Well, I’m not a smoker but my health and most definitely my brother’s health (he died from lung disease ) was made worse by other smokers. That is accountability. It is manslaughter being accepted because of bullies who value their bad choice above that of another’s good choice. Nowhere on the warnings before were there any visceral facts about second-hand smoke and the diseases it causes and the numbers of the very real deaths smokers were and are causing to others who made a choice not to smoke. Once it was understood what it did, it should have been outlawed immediately. Ah, but there were jobs involved and money to be lost. People in Victorian times were getting cancer of the jaw and other hideous consequences from which even the dullest of minds were able to draw a connection to tobacco use. But that was not enough. Not when there was money to be made.
Let us choose another example though: Alcohol. My chances of dying from another’s alcohol consumption are greatly reduced if 1) I don’t consume with him and/or 2) I’m not on the road at the particular time he/she drives drunk and makes a fatal mistake. In other words, my chances of survival are greatly improved under second-hand alcohol consumption than they are under second-hand smoke. It is possible, if the laws are obeyed, for one to consume alcohol and not impinge upon my health or the health of another. That is not possible where smoking is concerned. There are no barriers in the air. We all have to share it.
Now why is the government getting involved so much in reminding people of what they already know, of what any kid making a field trip for the past 6 years to the Chicago Museum of Science and Industry can see on display at the Human Body exhibit?
For this simple reason, for the reason discussed on Public Radio over 15 years ago: When the business health care costs related to smoking began to outweigh the money to be made from it, lobbyists from a number of different agendas against smoking would reach agreement and were going to seek the help of government intervention. The time its taken has given the big tobacco cos time to diversify their income streams and seek new markets outside the US. They won’t be (and aren’t) hurting.
The smokers see themselves as victims, strange victims, who want their “right” to smoke upheld even when shown the diseased liver, the missing jaw, the man on an E-tank gasping for air, the child with an early diagnosis of pleurisy, all of those who didn’t smoke but are suffering unwillingly the ailments of smoking. Watch their angry reaction, as I have, in many situations from real life to TV of people being shown the actual consequences of their behavior on others. This is not Big Brother.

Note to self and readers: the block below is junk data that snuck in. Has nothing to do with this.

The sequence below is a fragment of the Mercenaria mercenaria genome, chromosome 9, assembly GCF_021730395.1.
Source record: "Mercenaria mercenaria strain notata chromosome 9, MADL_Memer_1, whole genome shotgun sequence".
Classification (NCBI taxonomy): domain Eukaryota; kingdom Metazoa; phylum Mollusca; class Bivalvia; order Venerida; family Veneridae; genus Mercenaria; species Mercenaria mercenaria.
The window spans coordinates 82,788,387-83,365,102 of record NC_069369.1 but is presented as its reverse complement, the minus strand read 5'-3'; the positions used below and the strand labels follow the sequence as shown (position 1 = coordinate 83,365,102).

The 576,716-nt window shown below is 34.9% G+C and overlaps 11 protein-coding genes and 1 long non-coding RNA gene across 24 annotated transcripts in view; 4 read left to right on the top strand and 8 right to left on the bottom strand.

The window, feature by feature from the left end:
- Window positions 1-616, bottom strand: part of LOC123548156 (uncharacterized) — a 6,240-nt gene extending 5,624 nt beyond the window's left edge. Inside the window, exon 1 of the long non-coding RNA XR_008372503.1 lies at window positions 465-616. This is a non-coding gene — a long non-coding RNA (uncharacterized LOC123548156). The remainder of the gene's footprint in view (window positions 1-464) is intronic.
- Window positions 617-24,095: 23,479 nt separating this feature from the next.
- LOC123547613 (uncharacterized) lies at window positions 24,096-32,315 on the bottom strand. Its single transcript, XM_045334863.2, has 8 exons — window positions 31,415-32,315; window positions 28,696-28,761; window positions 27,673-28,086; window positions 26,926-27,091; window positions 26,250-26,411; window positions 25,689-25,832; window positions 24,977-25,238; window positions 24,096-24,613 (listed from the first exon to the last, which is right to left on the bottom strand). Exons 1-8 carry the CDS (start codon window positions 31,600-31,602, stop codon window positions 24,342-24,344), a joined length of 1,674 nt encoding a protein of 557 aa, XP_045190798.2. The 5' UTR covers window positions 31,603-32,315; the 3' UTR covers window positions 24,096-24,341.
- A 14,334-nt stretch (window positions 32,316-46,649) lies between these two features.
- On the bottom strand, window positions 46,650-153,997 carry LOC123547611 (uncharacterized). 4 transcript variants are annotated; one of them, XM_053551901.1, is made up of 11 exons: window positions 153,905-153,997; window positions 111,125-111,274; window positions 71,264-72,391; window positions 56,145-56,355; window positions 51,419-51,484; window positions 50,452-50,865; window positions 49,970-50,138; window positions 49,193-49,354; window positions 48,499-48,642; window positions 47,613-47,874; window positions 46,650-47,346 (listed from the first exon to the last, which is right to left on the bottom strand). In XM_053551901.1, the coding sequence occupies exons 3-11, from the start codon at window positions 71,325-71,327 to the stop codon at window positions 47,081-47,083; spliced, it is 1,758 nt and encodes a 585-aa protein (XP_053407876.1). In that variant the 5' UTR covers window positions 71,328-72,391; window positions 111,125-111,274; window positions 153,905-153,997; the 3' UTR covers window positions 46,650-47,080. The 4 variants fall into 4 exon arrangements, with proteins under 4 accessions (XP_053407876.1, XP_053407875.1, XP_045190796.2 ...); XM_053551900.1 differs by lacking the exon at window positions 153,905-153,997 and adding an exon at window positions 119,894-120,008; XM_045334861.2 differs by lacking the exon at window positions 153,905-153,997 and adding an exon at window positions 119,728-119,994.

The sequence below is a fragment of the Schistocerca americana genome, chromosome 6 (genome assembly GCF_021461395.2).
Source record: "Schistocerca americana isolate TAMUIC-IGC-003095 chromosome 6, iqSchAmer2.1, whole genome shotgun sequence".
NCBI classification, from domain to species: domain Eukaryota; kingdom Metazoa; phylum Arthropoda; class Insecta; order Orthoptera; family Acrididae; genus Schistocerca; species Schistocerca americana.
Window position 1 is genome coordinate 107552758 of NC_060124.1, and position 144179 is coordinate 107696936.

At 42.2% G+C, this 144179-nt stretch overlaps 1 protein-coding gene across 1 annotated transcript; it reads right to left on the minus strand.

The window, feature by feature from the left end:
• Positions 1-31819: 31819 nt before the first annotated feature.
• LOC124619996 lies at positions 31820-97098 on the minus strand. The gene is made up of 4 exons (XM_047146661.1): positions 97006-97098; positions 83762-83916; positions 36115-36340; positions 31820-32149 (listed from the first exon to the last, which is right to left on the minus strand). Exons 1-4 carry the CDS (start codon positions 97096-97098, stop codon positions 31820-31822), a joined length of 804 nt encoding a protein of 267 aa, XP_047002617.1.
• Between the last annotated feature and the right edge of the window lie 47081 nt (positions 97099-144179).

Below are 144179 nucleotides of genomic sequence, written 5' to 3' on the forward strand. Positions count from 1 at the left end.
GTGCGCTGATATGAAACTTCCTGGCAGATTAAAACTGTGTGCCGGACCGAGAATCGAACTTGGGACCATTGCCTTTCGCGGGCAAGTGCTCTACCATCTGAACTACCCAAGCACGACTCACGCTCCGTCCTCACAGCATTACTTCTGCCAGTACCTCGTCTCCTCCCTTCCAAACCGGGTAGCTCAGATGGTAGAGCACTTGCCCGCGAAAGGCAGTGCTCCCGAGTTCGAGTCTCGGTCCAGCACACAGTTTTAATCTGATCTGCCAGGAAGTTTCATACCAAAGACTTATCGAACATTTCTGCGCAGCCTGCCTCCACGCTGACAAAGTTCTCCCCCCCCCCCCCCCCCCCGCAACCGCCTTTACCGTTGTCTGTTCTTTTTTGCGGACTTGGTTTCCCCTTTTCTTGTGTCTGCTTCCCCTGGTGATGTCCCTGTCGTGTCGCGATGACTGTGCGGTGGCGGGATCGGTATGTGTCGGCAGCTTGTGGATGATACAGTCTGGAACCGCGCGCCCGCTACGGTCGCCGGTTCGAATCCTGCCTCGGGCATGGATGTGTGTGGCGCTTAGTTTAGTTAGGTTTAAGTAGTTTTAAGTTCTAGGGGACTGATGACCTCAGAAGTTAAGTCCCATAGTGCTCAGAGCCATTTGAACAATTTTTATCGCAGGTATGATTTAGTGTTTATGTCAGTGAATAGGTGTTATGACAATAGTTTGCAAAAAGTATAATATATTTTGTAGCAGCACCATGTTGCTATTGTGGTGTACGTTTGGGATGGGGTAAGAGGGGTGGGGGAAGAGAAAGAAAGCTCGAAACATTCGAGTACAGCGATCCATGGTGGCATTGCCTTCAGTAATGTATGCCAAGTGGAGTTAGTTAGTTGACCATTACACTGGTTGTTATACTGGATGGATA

This is the reaction of people on a very powerful (and underestimated) drug. This is not the reaction of those who are truly being oppressed and their rights stolen. Those would be the disabled and the dead of second-hand smoke. This is the reaction of people under the influence of a drug, nicotine, which for years was being enhanced by cumerin, a little known substance until Dr. Jeffery Wigand, a researcher with Brown and Williamson, one of the larger tobacco companies, blew the whistle.
It is a sad tale that has gone on for far too long and rambled around in the heads of those who are not thinking clearly because of being under the influence and are desperate to keep it going around the smoking end of a butt. There is no Big Brother here. Big Brother is present elsewhere and he will and has and is shadowing many things to oppress the people. But he is not here, not with smoking.
Of the 9 people I have known in my lifetime who have been or are currently smokers, all but 1 have been visited with a smoking-related illness or death.
When someone impaired is harming themselves, the kindest thing to do is to intervene. When someone impaired is harming others, the diligent thing, the only right thing to do is to put an immediate stop to it.
Strongly drawn pictures seem to do neither and one is left wondering what all the fuss was about.